Wednesday, February 1, 2023

Laurens- Jan Brinkhorst

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By Bonnie Klap.

The trend has been persistent and unmistakable for some time and cannot be entirely  disregarded. Right or wrong, it is an indisputable fact that there is a certain degree of euroscepticism in The Netherlands. The number of Eurosceptics may not be overwhelming, but  they are becoming increasingly vocal. A perfect moment to ask Mr. Laurens-Jan Brinkhorst, former diplomat, seasoned former Dutch politician and firm supporter of the European Union , to share his views on this subject. Mr. Brinkhorst may no longer be active as a politician or a diplomat,  but he still maintains a busy work schedule and maintains  an office in The Hague, where he welcomes us.

  1. Please tell us how you see the future of the European Union?

“I just returned from a trip to Taiwan and I was fascinated by the dynamic atmosphere in that country. The  world is getting smaller and we have to reset our thinking and start acting together, otherwise we will become irrelevant. Personally I do not believe we  have come to the end of 300 years of European dominance, but  I do  regret that the idea persists that we are going to lose our identity and that we will all be unified  in one  European Superstate. This is because lack of knowledge and yes, because of lack of information, then it becomes easier to fall prey to populism. Left and right of the political center. We have a restricted view of the European Society and tend to view it solely in an  economic perspective, but European political values are also important. We tend to be  much too  inward looking. Just the other day Minister Asscher, referring to the potential influx of Romanian immigrants, stated  that ‘The Netherlands is the best country in the world,’, but what about Spain? What about Ireland? These countries have made tremendous progress.”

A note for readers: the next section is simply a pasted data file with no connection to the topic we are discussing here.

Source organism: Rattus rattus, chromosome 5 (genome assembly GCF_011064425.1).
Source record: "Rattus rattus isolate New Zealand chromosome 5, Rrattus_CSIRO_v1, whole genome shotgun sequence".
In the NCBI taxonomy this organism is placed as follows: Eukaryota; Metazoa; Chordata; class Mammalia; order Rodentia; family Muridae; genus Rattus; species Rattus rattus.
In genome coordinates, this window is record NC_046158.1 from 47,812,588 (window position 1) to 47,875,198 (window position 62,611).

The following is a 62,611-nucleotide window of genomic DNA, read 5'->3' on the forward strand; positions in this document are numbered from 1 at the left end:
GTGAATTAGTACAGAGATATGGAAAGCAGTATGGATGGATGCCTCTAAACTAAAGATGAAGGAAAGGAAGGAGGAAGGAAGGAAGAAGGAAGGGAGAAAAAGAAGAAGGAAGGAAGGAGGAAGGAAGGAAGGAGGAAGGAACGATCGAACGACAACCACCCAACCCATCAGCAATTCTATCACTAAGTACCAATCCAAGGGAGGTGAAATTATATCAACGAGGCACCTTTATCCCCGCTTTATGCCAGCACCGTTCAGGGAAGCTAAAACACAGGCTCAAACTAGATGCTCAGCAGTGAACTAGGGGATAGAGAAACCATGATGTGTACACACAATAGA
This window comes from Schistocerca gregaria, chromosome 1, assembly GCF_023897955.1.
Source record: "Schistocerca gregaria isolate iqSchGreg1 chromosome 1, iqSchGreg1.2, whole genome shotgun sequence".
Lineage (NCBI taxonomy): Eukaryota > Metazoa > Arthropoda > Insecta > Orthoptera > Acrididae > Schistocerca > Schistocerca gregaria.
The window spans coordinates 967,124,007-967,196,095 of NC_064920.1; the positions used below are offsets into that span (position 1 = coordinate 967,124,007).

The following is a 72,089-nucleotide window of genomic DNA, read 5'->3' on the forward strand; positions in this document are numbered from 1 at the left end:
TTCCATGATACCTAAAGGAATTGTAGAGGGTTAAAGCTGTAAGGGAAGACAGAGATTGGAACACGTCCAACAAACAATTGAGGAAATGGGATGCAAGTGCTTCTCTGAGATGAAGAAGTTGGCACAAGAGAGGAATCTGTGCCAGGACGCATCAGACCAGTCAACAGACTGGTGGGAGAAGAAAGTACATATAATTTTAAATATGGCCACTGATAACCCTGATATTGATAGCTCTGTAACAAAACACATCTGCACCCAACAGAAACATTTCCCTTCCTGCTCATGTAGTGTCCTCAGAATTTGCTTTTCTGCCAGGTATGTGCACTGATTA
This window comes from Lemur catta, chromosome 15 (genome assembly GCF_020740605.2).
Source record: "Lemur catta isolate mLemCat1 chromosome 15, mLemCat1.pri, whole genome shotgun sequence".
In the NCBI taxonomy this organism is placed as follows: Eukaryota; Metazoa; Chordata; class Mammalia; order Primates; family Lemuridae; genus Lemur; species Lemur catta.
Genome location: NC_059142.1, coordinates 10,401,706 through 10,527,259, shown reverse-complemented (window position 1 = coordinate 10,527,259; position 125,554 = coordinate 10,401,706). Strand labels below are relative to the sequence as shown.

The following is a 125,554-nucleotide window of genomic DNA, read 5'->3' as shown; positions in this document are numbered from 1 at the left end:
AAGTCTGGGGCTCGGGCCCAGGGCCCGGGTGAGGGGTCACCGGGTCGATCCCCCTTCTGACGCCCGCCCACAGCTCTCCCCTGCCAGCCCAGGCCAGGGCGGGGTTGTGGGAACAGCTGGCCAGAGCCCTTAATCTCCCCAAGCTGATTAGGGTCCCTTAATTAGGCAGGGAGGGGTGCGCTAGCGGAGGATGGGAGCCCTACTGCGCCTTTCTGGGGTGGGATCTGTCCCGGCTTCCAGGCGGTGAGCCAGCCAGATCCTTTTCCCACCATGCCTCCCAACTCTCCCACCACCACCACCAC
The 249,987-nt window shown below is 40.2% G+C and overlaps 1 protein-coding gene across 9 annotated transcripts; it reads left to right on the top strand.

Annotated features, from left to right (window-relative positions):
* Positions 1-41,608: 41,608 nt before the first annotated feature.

1. Are you worried about the state of the Dutch economy?

“Fundamentally nothing is really wrong with the Dutch economy. What is worrying is the Status Quo-attitude, represented by the Trade Unions and the politicians, which prevents  us to innovate. For instance the objective of increasing the pension-age to 67 years, was achieved with such heavy opposition, but there should be a sense of adjusting to the future. Today four working people support one  pensioner. 30 years from now that ratio will be down to two  working people supporting one  pensioner. That is anti-social. This burden cannot be borne by the younger people. In politics today everybody gets something, but nobody gets enough, so nothing really happens. Change has to come from outside. Long before we had the Euro we used to revalue  our currency in line with the Deutsche Mark every year and we did not give up our sovereignty. The one time we did not follow the Deutsche Mark, we had 10 years of inflation.”

2. What would happen if the UK decided to leave the European Union?

“That would have very  negative consequences , for Europe, but in the first place  for  the UK.  There is a lack of politicians with courage.  The most bizarre statements are being made and I worry about the fact that nobody stands up. To quote the late US President Roosevelt: ‘We have nothing to fear, but fear itself.’ We have been in this crisis for 5 years now.  Look at the US today, 5 years after the start of the crisis,  they are gung-ho, whereas   we, in Europe,  have enormous  self-doubt. The fact remains that we need each other. I was  in London on  the day, when Prime Minister Cameron made the statement, that  there would be a referendum on the  EU. I will not disclose his name, but a leading Tory said to me:’This statement of Cameron is the statement of a man, who will lose the next election.’”  

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